GBP, Brexit, and Post-Election Pop
Post the UK election, the GBP staged a sharp rally after a landslide victory for the Conservative party. The GBP after more Brexit outcomes hit a high of 1.3516. The result lifted the trade-weighted GBP to its highest level since the Brexit referendum. Market players cheered. Boris Johnson’s gamble to hold a snap election to break the deadlock in parliament paid off handsomely.
The Conservative party registered a vast majority of 80 seats. It was well ahead of consensus expectations for a smaller majority of between 30 to 40 seats. The Tories’ firm pledge to “Get Brexit done” clearly resonated well with the public. It helped the Tories turnover marginal seats in traditional Labour constituencies across the Midlands, Northern England, and Wales. Labour’s so-called “red wall” crumbled as even Tony Blair’s former seat in Sedgefield went blue. It was the most significant majority for the Conservative Party since Margaret Thatcher in 1987.
In contrast, it was a disaster for the Labour party who are on course for the worst result since 1935. Jeremy Corbyn described it as a “very disappointing night”. He also stated that he would not lead Labour into the next election. He will not step down immediately, and will oversee a “process of reflection”. The most likely scenario is that a similar more left-leaning figurehead will replace him to satisfy the Labour membership. It was the best result for the GBP in the near-term.
The new Conservative government will now move quickly to pass Boris Johnson’s Brexit deal. It will allow the UK to leave the EU by the end of January. The risk of a No Deal Brexit could not make the headlines until the end of 2020. This provides short-term relief for the GBP alongside the explicit rejection of Jeremy Corbyn’s left-wing policies. The large size of the Tory majority is a bonus as well. It will give Boris Johnson more room to maneuver in future negotiations with the EU over the new trading relationship. It could also potentially overextend the transition period beyond the end of this year.
Markets are unsure if the positive UK election result will lift confidence and spending. However, market participants keep their focus on business spending data. This is an indication of UK firms continuing to remain on the sidelines concerning investment until further clarity on potential trading relationships. It is unlikely that the start of negotiations over the future trading relationship will trigger such large swings in the GBP as we’ve seen in recent months in response to the Article 50 deadline and snap election.
BoE on Hold
As expected, the Bank of England (BoE) kept its monetary policy unchanged at its December meeting. The vote to leave the policy rate unchanged at 0.75 per cent was 7-2. Only two members wanted a loosening of monetary policy at this stage. The tone in the press release was similar to the November one, with the BoE also noting the unchanged outlook.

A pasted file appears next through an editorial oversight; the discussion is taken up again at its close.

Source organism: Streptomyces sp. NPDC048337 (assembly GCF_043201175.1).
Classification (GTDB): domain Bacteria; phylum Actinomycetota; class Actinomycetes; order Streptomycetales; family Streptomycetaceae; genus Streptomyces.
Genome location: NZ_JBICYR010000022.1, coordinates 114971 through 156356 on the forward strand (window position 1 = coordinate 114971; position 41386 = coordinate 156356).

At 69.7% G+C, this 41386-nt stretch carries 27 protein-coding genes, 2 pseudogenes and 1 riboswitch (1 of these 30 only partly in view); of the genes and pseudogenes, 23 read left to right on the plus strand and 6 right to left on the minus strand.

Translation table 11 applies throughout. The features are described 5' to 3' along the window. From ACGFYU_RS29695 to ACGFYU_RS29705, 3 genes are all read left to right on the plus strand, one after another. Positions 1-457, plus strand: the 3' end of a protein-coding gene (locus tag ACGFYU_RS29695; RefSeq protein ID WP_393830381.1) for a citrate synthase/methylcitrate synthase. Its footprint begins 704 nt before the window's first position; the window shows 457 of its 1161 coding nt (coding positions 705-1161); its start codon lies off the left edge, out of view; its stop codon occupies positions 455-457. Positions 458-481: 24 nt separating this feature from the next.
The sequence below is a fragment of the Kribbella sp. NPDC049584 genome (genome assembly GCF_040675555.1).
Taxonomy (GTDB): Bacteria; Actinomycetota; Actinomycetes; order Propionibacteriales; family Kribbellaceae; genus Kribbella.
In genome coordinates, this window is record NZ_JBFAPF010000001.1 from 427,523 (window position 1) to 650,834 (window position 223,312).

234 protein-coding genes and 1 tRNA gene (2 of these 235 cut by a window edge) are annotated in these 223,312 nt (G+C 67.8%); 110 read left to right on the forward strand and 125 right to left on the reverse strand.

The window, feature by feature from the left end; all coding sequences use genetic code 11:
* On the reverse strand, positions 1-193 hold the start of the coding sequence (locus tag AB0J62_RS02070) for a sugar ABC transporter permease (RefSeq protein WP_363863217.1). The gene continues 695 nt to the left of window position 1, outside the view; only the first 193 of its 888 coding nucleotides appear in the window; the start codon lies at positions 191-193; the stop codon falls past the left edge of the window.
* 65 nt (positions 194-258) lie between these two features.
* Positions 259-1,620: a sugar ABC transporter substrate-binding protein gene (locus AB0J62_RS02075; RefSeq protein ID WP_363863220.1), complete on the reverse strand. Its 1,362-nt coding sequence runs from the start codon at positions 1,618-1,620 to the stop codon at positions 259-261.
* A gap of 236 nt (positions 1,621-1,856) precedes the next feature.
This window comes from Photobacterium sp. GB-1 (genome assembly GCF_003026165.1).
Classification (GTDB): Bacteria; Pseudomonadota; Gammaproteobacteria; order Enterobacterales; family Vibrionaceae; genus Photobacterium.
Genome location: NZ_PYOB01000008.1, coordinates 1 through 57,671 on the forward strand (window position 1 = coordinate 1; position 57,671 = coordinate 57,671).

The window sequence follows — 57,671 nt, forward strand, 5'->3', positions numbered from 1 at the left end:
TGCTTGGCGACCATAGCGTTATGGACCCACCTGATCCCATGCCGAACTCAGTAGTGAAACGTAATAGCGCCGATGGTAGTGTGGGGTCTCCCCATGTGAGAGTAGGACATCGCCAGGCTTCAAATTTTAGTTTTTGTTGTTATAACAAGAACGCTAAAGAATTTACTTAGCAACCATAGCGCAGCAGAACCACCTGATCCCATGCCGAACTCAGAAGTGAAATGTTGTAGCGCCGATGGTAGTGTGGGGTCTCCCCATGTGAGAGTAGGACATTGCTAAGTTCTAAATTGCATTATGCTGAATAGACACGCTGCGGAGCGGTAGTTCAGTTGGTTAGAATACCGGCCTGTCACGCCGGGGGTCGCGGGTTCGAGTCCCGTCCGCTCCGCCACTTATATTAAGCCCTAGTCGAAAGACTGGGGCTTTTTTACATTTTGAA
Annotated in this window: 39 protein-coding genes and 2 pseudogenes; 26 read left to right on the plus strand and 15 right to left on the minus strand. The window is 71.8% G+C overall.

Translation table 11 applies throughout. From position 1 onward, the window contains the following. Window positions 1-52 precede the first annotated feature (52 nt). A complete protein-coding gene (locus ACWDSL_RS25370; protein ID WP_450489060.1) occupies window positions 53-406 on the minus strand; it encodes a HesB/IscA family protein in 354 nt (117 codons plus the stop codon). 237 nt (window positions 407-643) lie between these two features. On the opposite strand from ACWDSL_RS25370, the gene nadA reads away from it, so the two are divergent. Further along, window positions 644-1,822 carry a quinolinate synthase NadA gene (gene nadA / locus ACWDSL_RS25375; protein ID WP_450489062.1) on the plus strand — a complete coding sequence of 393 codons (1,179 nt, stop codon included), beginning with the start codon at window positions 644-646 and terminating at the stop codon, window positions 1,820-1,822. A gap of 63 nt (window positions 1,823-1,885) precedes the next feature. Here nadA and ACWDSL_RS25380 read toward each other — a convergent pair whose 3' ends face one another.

The BoE rates forecast is based on the assumption of an orderly transition to a free trade agreement between the UK and the EU. And while market participants believe a free trade agreement will be the result between the UK and the EU, it will be a tall order to land a deal before the end of this year, as Boris Johnson has vowed to do. As long as Boris Johnson refuses to extend the Brexit transition period beyond 2020, there could be a risk of a no-deal Brexit at the end of this year. Therefore, Brexit uncertainties could linger and dampen UK activity for the year ahead. That said, most expect activity growth to hold up well enough for the BoE to keep the policy rate unchanged at 0.75 per cent through 2020, but currently, the risk to this outlook is probably more to the downside.
GBP Technical Takeaway
GBPreflects the positive outcome of the UK election. While there is still scope for the GBP to extend its advance further above 1.3500, further gains are likely to prove more gradual and modest from here. For the GBP to continue its rise, market players will need to see evidence emerge that the UK economy is picking up in response to the reduction in Brexit and political uncertainty. The UK economy has ground to a halt in recent months. As 1.3250 contains the current correction look for another leg of corrective downside to target trendline support sited towards 1.2800 as this area attracts buyers we could form a base for the next leg of upside to target a retest of the 1.3516 highs.